Fertilizer trends

February 1, 2009 -  By

By: Curt Harler

For lawn care operators (LCOs), less might be more in fertilization this year.

“A lot of our focus is on trying to make the product as economical for the LCO as possible,” says Mike Sisti, product marketing manager for Lebanon Turf, Lebanon, PA.

With the price of phosphorous (P) going through the roof, Lebanon Turf’s Zero-P initiative has come front-and-center. But the company also is looking at new nitrogen (N) technologies to meet LCOs’ needs.

“About 90% of our product focuses on Zero-P,” Sisti says. “From an environmental and cost standpoint, it makes sense to apply only what you need. With the costs of P and potassium (K) skyrocketing, this has really hit home. This is an industry-wide promotion.”

Mike Bandy, marketing manager of turf products for The Andersons, Maumee, OH, advises that LCOs rethink their overall fertilizer strategy this season. “Phosphorous should only be used where they need it,” he says. “Potassium can be temporarily reduced, but this strategy will eventually affect turf quality.

“Focus on application accuracy,” Bandy says, stressing accurate calibration. Use spreaders with deflectors to keep fertilizer from unwanted areas. LCOs also should look for more slow-release and controlled-release fertilizers on the market.

“Some manufacturers have worked hard to improve the durability of the coatings to allow for more predictable, and longer-lasting nitrogen release,” says Bryan Gooch, marketing manager with Agrium Advanced Technologies, Sylacauga, AL.

Bob Bauwens, industry sales manager for Roots Plant Care Group of Novozymes Biologicals, Salem, VA, adds: “Look for improvements in the longevity of materials.” Expect more slow-release and timed-release materials, as well as formulations with dispersible granules, he says. The latter offers minute amounts of product dispersed across the turf with NPK, herbicides and plant stimulants.

“The materials might not be new and innovative, but the way we put them together will give the user better and more effective use,” Bauwens says.

Older sulfur-coated urea technologies still suffer from what is known as catastrophic release, where N might release all at once. Gooch says his company’s new XCU brand of sulfur-coated technology has a proprietary new coating process that emphasizes durability.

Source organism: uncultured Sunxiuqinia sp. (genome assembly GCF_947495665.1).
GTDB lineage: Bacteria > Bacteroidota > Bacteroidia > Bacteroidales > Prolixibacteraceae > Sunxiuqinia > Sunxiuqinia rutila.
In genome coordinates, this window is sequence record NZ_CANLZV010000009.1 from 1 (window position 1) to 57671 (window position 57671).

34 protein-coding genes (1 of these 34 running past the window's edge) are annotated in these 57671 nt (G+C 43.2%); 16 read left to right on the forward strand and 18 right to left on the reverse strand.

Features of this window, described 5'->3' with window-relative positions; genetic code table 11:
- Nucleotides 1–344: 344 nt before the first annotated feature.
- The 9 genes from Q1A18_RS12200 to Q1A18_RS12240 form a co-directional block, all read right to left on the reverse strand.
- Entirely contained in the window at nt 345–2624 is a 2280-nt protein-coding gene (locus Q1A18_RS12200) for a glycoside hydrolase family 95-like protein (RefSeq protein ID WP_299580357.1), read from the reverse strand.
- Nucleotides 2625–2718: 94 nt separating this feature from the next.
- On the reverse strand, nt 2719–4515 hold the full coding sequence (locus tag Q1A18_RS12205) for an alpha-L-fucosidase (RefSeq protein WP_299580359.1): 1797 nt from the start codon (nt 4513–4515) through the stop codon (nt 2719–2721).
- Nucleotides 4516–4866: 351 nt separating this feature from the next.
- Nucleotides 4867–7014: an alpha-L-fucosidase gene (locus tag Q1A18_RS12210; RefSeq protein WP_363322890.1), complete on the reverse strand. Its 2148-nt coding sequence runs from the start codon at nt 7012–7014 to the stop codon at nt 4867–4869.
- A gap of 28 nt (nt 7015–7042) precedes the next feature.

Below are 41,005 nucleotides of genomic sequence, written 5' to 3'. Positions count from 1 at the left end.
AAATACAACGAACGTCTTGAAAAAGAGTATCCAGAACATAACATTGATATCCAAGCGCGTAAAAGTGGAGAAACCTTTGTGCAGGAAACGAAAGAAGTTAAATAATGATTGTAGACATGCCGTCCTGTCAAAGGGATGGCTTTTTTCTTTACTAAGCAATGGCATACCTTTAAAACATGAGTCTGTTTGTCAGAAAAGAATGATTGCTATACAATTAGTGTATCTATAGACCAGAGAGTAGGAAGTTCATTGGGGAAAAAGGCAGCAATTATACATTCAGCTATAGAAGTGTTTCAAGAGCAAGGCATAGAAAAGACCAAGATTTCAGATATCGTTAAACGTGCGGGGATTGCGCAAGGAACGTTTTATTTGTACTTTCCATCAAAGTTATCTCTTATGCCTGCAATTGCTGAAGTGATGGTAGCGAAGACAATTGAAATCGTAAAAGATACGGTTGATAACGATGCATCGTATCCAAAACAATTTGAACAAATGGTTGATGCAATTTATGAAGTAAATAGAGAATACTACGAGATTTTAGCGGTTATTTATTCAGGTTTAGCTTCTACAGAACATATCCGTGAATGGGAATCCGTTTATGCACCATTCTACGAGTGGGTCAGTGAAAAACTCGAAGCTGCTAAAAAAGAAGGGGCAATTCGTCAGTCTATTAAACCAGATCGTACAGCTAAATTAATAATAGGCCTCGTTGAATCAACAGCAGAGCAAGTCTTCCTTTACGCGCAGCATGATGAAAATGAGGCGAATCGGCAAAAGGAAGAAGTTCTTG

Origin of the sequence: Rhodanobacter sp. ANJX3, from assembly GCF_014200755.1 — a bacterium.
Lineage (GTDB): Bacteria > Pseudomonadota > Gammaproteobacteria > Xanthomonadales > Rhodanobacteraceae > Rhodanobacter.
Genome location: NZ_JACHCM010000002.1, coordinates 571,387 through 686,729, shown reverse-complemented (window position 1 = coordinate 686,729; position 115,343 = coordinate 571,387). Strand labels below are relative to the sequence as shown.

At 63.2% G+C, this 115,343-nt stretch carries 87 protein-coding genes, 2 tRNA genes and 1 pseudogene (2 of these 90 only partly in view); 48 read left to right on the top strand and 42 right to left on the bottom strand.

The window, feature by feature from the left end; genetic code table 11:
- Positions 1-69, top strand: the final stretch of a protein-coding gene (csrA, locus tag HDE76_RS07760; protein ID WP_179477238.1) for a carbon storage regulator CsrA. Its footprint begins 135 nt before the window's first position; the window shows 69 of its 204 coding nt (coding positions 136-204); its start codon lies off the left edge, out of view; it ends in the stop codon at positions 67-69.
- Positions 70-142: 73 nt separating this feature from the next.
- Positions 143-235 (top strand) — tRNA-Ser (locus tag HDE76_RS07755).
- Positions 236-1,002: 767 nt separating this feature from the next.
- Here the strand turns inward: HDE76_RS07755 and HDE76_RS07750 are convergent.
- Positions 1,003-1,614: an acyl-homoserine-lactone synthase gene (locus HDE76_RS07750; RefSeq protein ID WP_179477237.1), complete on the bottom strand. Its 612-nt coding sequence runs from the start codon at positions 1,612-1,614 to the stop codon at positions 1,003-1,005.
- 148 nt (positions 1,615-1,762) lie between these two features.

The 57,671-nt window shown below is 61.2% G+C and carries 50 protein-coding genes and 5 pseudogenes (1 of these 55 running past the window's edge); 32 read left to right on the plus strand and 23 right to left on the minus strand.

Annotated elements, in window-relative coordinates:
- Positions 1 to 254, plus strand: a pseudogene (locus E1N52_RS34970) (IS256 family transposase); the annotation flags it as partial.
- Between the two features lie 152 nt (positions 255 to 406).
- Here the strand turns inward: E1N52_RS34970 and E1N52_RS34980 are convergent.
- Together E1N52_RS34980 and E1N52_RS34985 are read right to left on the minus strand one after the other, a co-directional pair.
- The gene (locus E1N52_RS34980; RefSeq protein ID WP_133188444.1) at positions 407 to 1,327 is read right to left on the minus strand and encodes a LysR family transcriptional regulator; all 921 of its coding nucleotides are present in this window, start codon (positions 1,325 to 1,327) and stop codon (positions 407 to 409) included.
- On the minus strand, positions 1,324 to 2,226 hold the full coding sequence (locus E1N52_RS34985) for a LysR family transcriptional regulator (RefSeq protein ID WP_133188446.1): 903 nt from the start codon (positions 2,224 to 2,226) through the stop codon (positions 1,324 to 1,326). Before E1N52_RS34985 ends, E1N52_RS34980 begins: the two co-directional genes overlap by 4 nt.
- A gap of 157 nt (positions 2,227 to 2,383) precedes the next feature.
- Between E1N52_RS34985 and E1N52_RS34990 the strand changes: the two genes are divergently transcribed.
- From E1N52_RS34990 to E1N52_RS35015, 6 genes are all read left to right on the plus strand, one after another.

Don Myers, product development manager for herbicides and plant growth regulators (PGRs) with Bayer Environmental Science, says he expects there will continue to be restrictions on certain materials, and that costs will continue to rise. “We are seeing a downward blip in oil prices … but if you think it will stay that way, think again,” he says.

Volatile prices

“Increased demand for food in India and China and fluctuating prices of domestic crops are just two of the factors involved — but if history repeats itself, we may see another run up in prices by the second quarter of 2009,” Gooch says.

Bandy agrees but says, “No one expects a repeat of last year’s major increases.” K should remain fairly strong, he believes, as fertilizer raw material producers are idling capacity to keep the market in balance.

“The good news is we got a wake-up call from the prices of fuel and fertilizer,” Bauwen adds. “It made us rethink how we go to business. But these times will pass; American innovation will get us through them to a new day.”

Whatever the cost, customers like green lawns. Sisti says Lebanon Turf Stabilized Nitrogen (LSN) is one product that reduces the volatility of nitrogen. Even if the lawn gets no rain for 14 days, the N-value remains. Contrast that to urea, which will volatilize into the atmosphere over two weeks’ time.

Lebanon Turf also offers a product called MESA, a methylene urea fertilizer with ammonium sulfate. “MESA gives a longer N release so it slowly feeds the turf over an eight-week span,” Sisti says. This means fewer truck-rolls required to fertilize a lawn.

“It also gives a brilliant green color right away,” he adds.

Gooch says research shows that increasing the amount of N in a fertilizer blend coming from a slow-release source improves the efficiency of N uptake. “In many cases, you can use less total nitrogen and get equal or better greening, compared to blends with soluble sources of nitrogen,” he says.

Learning opportunities

Bauwens says LCOs are being pressured to reduce the amount of nitrogen and phosphorous put on turf, and the industry needs to learn more about using “nutritional feeds” for turf rather than focusing only on NPK.

LCOs need to do their own research, and not rely solely on university recommendations when it comes to building their lawn care programs, Bauwen advises. “Things are changing so fast that university researchers might not have all of the data they need at hand.”

Do trials under your own, local growing conditions, he advises.

“Most landscapers and lawn professionals don’t know that there are controlled-release fertilizers that can last for six months with one application,” Gooch adds. “This type of fertilizer can be a great choice for a commercial account that is under annual contract.”

Harler is a freelance writer who lives in Strongsville, OH. Contact him at curt@curtharler.com.

LM Staff

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